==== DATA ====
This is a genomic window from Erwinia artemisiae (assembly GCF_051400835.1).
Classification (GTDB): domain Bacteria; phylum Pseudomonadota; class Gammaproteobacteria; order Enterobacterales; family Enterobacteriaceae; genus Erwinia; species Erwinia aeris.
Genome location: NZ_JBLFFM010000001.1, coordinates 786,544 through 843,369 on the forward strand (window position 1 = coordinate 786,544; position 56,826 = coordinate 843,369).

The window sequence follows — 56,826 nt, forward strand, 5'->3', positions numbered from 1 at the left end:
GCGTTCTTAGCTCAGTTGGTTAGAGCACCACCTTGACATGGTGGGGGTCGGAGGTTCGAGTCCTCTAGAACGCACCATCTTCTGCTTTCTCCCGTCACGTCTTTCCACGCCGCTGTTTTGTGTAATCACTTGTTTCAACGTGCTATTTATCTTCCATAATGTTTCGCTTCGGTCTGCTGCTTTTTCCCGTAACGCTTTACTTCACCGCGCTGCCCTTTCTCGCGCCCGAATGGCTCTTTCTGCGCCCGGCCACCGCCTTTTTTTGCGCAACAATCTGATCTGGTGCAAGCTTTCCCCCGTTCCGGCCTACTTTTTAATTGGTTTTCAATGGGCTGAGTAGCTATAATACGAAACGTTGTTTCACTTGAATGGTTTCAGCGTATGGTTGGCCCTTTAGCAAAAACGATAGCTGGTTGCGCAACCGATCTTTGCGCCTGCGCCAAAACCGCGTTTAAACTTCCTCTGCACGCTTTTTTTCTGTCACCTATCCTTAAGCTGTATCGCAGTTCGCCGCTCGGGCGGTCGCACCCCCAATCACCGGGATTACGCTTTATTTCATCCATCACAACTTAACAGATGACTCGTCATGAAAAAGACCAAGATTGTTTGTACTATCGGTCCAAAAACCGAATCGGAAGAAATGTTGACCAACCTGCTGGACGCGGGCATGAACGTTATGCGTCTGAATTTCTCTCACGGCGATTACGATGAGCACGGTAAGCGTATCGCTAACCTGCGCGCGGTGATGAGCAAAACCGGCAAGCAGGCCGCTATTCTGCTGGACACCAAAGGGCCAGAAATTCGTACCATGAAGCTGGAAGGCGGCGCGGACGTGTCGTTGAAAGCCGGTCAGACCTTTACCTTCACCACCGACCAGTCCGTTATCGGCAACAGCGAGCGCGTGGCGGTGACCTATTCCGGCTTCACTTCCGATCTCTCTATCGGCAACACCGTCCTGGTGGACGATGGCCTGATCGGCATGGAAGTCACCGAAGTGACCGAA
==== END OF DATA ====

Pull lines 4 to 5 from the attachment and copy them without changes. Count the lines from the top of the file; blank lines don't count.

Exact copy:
The window sequence follows — 56,826 nt, forward strand, 5'->3', positions numbered from 1 at the left end:
GCGTTCTTAGCTCAGTTGGTTAGAGCACCACCTTGACATGGTGGGGGTCGGAGGTTCGAGTCCTCTAGAACGCACCATCTTCTGCTTTCTCCCGTCACGTCTTTCCACGCCGCTGTTTTGTGTAATCACTTGTTTCAACGTGCTATTTATCTTCCATAATGTTTCGCTTCGGTCTGCTGCTTTTTCCCGTAACGCTTTACTTCACCGCGCTGCCCTTTCTCGCGCCCGAATGGCTCTTTCTGCGCCCGGCCACCGCCTTTTTTTGCGCAACAATCTGATCTGGTGCAAGCTTTCCCCCGTTCCGGCCTACTTTTTAATTGGTTTTCAATGGGCTGAGTAGCTATAATACGAAACGTTGTTTCACTTGAATGGTTTCAGCGTATGGTTGGCCCTTTAGCAAAAACGATAGCTGGTTGCGCAACCGATCTTTGCGCCTGCGCCAAAACCGCGTTTAAACTTCCTCTGCACGCTTTTTTTCTGTCACCTATCCTTAAGCTGTATCGCAGTTCGCCGCTCGGGCGGTCGCACCCCCAATCACCGGGATTACGCTTTATTTCATCCATCACAACTTAACAGATGACTCGTCATGAAAAAGACCAAGATTGTTTGTACTATCGGTCCAAAAACCGAATCGGAAGAAATGTTGACCAACCTGCTGGACGCGGGCATGAACGTTATGCGTCTGAATTTCTCTCACGGCGATTACGATGAGCACGGTAAGCGTATCGCTAACCTGCGCGCGGTGATGAGCAAAACCGGCAAGCAGGCCGCTATTCTGCTGGACACCAAAGGGCCAGAAATTCGTACCATGAAGCTGGAAGGCGGCGCGGACGTGTCGTTGAAAGCCGGTCAGACCTTTACCTTCACCACCGACCAGTCCGTTATCGGCAACAGCGAGCGCGTGGCGGTGACCTATTCCGGCTTCACTTCCGATCTCTCTATCGGCAACACCGTCCTGGTGGACGATGGCCTGATCGGCATGGAAGTCACCGAAGTGACCGAA